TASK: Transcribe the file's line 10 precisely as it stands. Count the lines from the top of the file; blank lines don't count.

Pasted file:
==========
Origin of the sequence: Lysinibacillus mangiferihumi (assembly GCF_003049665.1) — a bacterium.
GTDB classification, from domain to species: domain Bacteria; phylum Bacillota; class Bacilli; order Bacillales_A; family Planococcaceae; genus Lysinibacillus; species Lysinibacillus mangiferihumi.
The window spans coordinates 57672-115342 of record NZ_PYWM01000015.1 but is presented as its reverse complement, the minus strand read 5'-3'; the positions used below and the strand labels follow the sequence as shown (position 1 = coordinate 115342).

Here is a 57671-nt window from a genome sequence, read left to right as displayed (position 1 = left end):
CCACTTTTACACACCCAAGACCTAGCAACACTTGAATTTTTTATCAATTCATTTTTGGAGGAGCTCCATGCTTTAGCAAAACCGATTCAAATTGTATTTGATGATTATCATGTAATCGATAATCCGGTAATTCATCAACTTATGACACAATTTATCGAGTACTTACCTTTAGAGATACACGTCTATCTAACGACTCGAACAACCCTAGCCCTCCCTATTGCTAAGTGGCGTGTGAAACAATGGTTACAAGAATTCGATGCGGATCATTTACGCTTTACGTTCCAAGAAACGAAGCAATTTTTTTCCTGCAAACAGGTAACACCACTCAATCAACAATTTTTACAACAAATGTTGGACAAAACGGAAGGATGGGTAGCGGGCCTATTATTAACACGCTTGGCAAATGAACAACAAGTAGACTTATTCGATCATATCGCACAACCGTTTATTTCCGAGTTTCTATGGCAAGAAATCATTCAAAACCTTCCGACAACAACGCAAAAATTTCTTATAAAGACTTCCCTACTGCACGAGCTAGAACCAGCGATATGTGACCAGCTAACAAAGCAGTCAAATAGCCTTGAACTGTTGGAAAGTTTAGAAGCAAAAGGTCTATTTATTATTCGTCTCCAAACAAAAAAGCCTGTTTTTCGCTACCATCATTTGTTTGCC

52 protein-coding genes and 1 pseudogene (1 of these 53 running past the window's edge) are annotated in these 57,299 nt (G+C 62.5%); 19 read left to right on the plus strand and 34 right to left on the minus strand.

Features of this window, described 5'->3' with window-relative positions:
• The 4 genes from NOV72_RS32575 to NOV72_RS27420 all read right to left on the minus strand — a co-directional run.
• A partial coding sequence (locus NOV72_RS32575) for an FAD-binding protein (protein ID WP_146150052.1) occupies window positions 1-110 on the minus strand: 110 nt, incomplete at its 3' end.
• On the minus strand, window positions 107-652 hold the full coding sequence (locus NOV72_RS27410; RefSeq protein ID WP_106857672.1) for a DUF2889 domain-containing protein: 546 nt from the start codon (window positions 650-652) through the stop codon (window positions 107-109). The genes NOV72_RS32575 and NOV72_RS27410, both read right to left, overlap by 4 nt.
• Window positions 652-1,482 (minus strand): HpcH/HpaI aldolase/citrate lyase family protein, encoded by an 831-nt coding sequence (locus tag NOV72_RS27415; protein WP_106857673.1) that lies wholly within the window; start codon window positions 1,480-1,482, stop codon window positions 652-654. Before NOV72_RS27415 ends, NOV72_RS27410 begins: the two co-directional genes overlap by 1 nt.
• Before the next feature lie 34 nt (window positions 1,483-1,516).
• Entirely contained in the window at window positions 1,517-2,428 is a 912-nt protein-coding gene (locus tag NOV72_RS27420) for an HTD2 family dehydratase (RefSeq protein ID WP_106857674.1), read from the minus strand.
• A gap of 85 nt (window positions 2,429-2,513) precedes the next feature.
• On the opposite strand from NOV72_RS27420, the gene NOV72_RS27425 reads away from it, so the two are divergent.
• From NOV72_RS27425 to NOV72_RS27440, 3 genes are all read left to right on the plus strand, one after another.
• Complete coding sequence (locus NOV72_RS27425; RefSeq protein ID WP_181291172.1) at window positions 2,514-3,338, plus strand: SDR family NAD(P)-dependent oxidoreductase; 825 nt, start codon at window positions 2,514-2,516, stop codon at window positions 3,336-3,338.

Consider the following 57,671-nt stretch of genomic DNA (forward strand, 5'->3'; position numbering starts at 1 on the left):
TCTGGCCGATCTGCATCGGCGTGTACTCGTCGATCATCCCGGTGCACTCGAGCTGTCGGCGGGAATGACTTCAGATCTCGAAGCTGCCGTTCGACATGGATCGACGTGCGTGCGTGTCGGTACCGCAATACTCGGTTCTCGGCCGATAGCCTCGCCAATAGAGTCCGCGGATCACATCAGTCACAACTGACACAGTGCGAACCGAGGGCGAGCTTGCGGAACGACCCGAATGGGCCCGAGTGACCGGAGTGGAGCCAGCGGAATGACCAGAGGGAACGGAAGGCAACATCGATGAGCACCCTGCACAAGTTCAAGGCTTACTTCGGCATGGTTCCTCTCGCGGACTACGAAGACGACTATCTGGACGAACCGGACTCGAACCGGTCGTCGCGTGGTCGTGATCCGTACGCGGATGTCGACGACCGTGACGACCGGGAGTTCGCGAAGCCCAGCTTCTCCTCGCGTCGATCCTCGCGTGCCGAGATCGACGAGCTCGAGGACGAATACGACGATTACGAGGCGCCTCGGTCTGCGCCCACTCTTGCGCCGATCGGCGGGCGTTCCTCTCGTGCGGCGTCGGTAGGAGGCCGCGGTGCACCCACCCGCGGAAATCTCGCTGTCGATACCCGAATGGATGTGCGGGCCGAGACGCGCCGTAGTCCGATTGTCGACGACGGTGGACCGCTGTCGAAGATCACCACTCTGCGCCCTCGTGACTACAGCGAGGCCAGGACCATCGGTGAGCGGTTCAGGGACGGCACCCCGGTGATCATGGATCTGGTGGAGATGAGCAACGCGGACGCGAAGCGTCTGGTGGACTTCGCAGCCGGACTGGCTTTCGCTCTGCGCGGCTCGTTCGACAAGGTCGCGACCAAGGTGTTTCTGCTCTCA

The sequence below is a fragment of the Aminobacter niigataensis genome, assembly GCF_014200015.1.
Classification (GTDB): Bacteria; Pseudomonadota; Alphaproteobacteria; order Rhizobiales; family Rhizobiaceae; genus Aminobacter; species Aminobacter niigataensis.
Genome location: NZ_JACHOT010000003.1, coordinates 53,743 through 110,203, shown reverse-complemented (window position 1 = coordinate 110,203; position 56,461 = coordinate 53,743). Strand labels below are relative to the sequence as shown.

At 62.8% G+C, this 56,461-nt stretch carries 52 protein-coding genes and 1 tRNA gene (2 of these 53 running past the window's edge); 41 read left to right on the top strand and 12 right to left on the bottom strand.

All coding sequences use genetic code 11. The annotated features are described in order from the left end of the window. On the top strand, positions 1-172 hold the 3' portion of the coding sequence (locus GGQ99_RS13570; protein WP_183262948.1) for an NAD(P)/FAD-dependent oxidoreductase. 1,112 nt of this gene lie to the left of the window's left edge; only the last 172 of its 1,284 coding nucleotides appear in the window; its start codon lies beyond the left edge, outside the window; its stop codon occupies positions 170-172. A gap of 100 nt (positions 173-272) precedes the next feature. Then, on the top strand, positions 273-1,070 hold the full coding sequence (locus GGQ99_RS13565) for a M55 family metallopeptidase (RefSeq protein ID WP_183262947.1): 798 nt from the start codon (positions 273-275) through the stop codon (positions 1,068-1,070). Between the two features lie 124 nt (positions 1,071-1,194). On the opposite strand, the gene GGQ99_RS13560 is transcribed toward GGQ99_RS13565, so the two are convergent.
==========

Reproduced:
• On the minus strand, window positions 107-652 hold the full coding sequence (locus NOV72_RS27410; RefSeq protein ID WP_106857672.1) for a DUF2889 domain-containing protein: 546 nt from the start codon (window positions 650-652) through the stop codon (window positions 107-109). The genes NOV72_RS32575 and NOV72_RS27410, both read right to left, overlap by 4 nt.